Our pets are priceless to us, but they certainly aren’t priceless to our wallets. Pet care costs are often underestimated and can put a surprising dent into our budget.
The ASPCA website has a helpful chart of minimum expected costs for humane care for most common pets – dogs, cats, rabbits, guineas pigs, fish, birds and other small mammals. It breaks out the “capital” costs such as spaying/neutering, initial supplies, houses/cages/tanks, and training classes and the “operating” costs such as yearly expenses for food, toys, licenses, and medical needs.
Annual costs range from $875 for a large dog to $35 for a fish. Remember, these are the minimum costs that are considered humane. Any large dog owner will tell you the annual food costs alone can approach $875.
How can you save money and maintain a happy, healthy pet? Here are a few ideas:
- Food – Pet food can be a sizeable expense. The ASCPA chart lists surprising ranges – a large dog is expected to consume a minimum of $235 per month in food, but a rabbit comes in second with $190 in food.
The best way to save money on food is to not overfeed. Many of us overfeed our pets (and perhaps ourselves), but this is bad for your pet as well as your pocketbook. Overfeeding fish is perhaps the most common reason for their deaths. For dogs, resist the urge to leave bowls constantly filled with food and to use treats excessively during training.
Keep in mind that the cheapest food is not necessarily the best – a midrange-priced food could contain fewer additives and keep your pet full and healthy with a lesser portion. Conversely, there is no reason to overpay for a specialized food unless that is what your pet requires.
- Preventative Care – Just as with people, preventative care will cost a lot less than emergency medical services or treatment of disease. Check-ups are an essential part of maintaining your pet’s health and preventing large-scale expenses down the road.
Using dogs for an example, failure to vaccinate can lead to ailments such as parvovirus, which can rack up over $1,000 in medical bills through IV fluids, medications, and other monitoring and treatment steps in the pet hospital. Overfeeding and/or a poor diet can lead to gastric torsion and a bill in the $400-$600 range. Failure to keep ears clean (the dog’s, not yours) can lead to a $300-$500 ear canal ablation.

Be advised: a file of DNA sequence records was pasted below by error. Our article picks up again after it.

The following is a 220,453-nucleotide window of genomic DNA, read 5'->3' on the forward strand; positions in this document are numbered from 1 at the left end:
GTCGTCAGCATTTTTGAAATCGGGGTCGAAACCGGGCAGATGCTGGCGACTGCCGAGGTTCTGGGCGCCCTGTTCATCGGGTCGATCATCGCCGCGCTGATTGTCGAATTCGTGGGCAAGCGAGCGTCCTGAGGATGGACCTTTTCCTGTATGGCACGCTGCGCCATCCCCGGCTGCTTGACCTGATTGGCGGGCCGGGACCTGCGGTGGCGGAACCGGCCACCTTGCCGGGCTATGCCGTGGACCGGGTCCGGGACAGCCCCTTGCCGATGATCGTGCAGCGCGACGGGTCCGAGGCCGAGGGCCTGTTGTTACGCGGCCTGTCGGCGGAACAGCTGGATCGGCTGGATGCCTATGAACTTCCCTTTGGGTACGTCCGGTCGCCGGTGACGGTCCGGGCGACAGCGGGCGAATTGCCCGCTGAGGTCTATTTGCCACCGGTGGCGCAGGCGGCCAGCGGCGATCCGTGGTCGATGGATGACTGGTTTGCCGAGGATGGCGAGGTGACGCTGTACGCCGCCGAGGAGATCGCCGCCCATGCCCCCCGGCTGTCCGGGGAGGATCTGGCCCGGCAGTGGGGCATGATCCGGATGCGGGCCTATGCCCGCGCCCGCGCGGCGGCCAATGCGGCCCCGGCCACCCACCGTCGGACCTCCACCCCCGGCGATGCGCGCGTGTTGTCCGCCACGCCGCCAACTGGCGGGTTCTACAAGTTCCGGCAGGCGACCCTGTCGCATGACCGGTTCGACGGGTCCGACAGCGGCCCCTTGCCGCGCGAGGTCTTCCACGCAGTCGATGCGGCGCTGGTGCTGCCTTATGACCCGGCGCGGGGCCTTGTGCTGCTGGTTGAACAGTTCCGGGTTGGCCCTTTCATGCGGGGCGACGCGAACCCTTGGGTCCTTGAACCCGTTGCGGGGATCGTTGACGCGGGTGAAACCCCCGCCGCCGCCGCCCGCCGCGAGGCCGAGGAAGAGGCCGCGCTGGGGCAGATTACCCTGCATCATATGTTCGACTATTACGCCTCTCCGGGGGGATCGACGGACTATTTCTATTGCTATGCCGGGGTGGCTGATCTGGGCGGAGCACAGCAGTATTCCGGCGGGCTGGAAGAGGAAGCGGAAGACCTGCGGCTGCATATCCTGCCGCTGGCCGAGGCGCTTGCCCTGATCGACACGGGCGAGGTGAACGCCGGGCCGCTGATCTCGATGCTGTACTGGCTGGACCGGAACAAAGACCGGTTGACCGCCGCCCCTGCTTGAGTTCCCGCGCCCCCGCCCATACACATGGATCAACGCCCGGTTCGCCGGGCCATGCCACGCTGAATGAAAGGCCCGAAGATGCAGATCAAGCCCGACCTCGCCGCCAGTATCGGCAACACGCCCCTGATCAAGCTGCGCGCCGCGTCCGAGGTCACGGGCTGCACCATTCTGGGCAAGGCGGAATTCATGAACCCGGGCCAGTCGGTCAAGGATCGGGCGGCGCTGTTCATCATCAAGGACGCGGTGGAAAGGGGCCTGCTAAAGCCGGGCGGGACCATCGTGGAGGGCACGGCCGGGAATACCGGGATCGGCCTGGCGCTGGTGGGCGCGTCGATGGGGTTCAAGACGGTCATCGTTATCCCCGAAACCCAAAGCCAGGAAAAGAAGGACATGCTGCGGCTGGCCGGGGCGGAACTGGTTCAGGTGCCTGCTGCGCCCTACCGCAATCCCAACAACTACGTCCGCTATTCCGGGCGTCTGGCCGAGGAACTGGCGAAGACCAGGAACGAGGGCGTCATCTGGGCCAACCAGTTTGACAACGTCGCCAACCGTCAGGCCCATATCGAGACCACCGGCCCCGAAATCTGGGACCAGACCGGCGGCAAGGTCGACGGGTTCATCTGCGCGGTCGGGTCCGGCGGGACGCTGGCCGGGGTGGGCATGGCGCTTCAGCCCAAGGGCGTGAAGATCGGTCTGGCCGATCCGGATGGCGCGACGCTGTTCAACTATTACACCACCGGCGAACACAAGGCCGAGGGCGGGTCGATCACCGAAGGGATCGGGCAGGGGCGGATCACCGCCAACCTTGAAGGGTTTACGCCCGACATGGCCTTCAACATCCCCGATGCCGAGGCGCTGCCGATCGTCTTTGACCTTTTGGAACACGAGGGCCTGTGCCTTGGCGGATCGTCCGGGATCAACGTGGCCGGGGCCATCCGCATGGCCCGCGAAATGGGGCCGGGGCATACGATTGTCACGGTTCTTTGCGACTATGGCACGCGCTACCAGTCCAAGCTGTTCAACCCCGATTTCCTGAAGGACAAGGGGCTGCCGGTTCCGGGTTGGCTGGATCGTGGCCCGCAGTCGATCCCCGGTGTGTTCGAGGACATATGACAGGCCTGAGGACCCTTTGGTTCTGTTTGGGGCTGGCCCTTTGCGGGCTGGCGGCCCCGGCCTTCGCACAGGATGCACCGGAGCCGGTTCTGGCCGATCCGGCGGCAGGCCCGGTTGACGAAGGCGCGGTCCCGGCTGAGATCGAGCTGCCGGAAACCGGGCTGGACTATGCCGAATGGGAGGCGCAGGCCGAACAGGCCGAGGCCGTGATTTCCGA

For active pets such as large dogs, make sure they get adequate exercise. Take them for a nice long walk; that will be good for both of you.
Insuring your pet may make sense (although probably not for your rabbit or fish), and could save you money in the longer term if you go to greater lengths in end-of-life care. As unpleasant as it is, you should have a family discussion about the extent of care you are willing to pay for in the later years. For example, canine radiation therapy for cancer treatments can run in the range of $2,000-$6,000 and the total bill can approach $10,000. Trying to make these emotional decisions during a crisis often leads to greater expense without necessarily being the best action for your pet.
- Compare Prices – From veterinarians to food to supplies, there are many options. Prices for food, toys and medicines vary considerably, so shop around and consider online vendors – although you must be very careful when comparing medicines that the dosages are equivalent. Do some research to find a veterinarian that you are comfortable with and that charges reasonable rates. Price comparison is also useful for boarding and grooming services, although you can save even more by grooming your pet yourself and reducing the number of boarding situations. If you have to board your pet frequently, you should consider whether your lifestyle is suitable for pet ownership.
Our pets can keep us grounded and cheer us up after a tough day. They deserve to be treated well – and with some extra effort, you can have both a happy and healthy pet and a happy and fat wallet.
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